GENEVA • The top United Nations human rights official called yesterday for allegations of atrocities committed against the Muslim Rohingya minority in Myanmar to be referred to the International Criminal Court (ICC) for prosecution.
UN High Commissioner for Human Rights Zeid Ra'ad al-Hussein also urged Myanmar's government to allow monitors into northern Rakhine state to investigate what he called suspected "acts of genocide" against the Muslim minority.
"What we're saying is... there are strong suspicions, yes, that acts of genocide may well have taken place. But only a court, having heard all the arguments, will confirm this," Mr Zeid told reporters.
The United Nations defines genocide as acts meant to destroy a national, ethnic, racial or religious group in whole or in part.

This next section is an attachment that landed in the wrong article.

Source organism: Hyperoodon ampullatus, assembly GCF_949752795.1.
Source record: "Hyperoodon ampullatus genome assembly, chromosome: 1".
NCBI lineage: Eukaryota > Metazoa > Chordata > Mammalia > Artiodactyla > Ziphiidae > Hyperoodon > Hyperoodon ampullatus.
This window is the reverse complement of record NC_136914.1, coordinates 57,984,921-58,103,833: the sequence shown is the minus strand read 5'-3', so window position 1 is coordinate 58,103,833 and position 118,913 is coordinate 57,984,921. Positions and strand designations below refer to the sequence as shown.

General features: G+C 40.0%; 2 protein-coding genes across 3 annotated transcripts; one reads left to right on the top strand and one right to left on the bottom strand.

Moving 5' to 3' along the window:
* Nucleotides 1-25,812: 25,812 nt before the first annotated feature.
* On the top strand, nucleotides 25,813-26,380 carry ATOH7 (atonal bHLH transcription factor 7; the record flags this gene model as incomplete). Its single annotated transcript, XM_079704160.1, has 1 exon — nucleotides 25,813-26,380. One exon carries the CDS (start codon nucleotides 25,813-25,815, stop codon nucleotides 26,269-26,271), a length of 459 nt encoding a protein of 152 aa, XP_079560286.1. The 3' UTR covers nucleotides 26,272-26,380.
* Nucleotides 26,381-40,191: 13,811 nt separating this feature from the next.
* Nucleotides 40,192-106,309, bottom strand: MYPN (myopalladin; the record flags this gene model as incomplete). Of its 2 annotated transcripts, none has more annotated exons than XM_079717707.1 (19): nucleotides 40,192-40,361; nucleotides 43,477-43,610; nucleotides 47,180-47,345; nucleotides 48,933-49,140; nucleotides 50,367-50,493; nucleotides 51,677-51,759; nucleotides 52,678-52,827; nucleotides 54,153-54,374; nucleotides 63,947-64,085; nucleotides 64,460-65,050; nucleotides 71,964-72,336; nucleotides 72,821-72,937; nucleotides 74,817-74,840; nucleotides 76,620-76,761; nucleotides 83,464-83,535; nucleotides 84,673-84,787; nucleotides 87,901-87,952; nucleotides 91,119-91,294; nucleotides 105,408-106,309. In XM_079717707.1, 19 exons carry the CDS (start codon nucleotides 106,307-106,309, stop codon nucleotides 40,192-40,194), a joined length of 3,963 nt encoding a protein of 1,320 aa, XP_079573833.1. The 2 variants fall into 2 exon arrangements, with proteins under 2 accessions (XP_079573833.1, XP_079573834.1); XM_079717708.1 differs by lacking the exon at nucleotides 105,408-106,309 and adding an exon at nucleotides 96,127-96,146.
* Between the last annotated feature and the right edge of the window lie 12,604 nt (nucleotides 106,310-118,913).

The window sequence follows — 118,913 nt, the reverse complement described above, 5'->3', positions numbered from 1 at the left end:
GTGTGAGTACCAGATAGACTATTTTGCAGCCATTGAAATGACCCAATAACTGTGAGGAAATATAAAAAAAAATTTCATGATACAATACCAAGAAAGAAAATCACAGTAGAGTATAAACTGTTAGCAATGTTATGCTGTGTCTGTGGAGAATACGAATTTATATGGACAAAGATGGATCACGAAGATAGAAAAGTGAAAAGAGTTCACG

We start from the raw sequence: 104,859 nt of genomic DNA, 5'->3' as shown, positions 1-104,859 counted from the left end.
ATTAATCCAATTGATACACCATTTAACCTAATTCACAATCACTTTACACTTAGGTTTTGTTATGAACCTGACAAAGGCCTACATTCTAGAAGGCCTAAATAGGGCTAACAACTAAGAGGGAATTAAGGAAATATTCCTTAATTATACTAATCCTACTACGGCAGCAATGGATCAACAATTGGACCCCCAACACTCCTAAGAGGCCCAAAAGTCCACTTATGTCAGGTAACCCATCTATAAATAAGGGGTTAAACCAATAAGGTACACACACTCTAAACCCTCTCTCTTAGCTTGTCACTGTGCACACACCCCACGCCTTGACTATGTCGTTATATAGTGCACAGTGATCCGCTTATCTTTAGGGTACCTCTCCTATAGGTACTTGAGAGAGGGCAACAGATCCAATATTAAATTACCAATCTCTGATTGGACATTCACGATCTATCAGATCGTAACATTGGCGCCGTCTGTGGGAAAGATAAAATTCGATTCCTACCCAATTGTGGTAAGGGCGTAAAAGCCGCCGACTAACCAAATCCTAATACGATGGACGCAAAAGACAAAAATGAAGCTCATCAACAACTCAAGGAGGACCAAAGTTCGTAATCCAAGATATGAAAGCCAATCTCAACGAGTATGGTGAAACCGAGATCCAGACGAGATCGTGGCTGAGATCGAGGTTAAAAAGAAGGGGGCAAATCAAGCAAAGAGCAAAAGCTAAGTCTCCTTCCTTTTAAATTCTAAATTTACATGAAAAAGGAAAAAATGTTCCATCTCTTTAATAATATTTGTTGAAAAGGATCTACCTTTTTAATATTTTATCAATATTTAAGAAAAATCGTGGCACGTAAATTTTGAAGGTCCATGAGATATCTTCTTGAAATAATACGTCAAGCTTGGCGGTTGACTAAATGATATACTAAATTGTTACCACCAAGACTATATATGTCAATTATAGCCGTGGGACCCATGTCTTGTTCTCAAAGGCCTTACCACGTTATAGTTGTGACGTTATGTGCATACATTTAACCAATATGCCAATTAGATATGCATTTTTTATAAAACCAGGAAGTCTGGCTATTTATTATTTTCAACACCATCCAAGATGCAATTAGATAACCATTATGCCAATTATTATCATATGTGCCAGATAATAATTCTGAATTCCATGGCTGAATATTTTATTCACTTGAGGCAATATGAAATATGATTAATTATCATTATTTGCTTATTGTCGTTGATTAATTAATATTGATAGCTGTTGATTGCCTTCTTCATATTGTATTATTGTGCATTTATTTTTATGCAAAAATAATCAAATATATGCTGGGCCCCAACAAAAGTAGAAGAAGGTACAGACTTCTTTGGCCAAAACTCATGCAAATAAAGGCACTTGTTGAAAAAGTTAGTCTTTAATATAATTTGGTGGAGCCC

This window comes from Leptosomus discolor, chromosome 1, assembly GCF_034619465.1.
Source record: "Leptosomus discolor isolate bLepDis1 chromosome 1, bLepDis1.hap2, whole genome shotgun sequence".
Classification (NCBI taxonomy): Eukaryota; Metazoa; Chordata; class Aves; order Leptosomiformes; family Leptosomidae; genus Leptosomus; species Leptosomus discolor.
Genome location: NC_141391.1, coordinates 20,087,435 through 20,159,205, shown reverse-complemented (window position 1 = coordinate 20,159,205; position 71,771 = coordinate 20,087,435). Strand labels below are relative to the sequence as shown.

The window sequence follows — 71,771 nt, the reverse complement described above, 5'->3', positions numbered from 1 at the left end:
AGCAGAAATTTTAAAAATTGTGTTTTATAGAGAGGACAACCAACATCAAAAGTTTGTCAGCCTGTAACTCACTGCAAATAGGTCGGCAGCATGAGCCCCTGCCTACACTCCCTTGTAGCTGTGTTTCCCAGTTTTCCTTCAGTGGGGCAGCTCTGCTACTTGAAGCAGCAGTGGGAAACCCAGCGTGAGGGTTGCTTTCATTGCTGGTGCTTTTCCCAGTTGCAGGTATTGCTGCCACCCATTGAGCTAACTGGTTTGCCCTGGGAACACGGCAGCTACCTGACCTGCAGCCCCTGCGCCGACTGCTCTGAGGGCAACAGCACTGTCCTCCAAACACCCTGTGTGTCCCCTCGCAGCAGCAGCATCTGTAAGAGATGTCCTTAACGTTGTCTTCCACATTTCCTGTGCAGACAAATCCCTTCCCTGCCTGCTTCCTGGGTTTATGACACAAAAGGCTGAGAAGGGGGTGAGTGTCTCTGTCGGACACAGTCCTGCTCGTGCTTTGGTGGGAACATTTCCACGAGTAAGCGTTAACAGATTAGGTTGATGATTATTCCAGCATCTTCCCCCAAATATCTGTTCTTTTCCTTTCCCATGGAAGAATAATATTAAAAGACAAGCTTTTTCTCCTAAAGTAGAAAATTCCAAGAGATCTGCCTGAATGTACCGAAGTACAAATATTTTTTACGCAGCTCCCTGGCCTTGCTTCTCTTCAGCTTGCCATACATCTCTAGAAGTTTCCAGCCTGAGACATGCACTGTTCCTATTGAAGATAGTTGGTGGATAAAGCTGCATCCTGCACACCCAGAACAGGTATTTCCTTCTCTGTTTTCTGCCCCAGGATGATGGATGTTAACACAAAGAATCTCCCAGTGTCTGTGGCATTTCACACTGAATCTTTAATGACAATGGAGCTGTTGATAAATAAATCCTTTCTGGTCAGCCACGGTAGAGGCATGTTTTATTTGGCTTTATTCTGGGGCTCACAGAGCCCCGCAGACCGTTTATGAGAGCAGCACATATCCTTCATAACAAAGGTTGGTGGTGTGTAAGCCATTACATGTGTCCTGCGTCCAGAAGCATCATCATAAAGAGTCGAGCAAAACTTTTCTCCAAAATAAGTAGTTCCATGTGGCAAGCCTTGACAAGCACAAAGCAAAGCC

Such a designation is rare under international law, and Mr Zeid noted that the threshold is high.
Nearly 700,000 Rohingya have fled Rakhine state into Bangladesh since insurgent attacks sparked a security crackdown last August.
Many have provided harrowing testimonies of executions and rapes of civilians by Myanmar security forces.
Myanmar wants to see clear evidence to support accusations of ethnic cleansing or genocide, National Security Adviser Thaung Tun said on Thursday.
Mr Zeid, asked about the remarks, said that the Myanmar authorities were "serial deniers of the truth", adding: "To suggest that nothing serious has happened in Rakhine, I mean it's preposterous, ridiculous. How can they say such a thing?"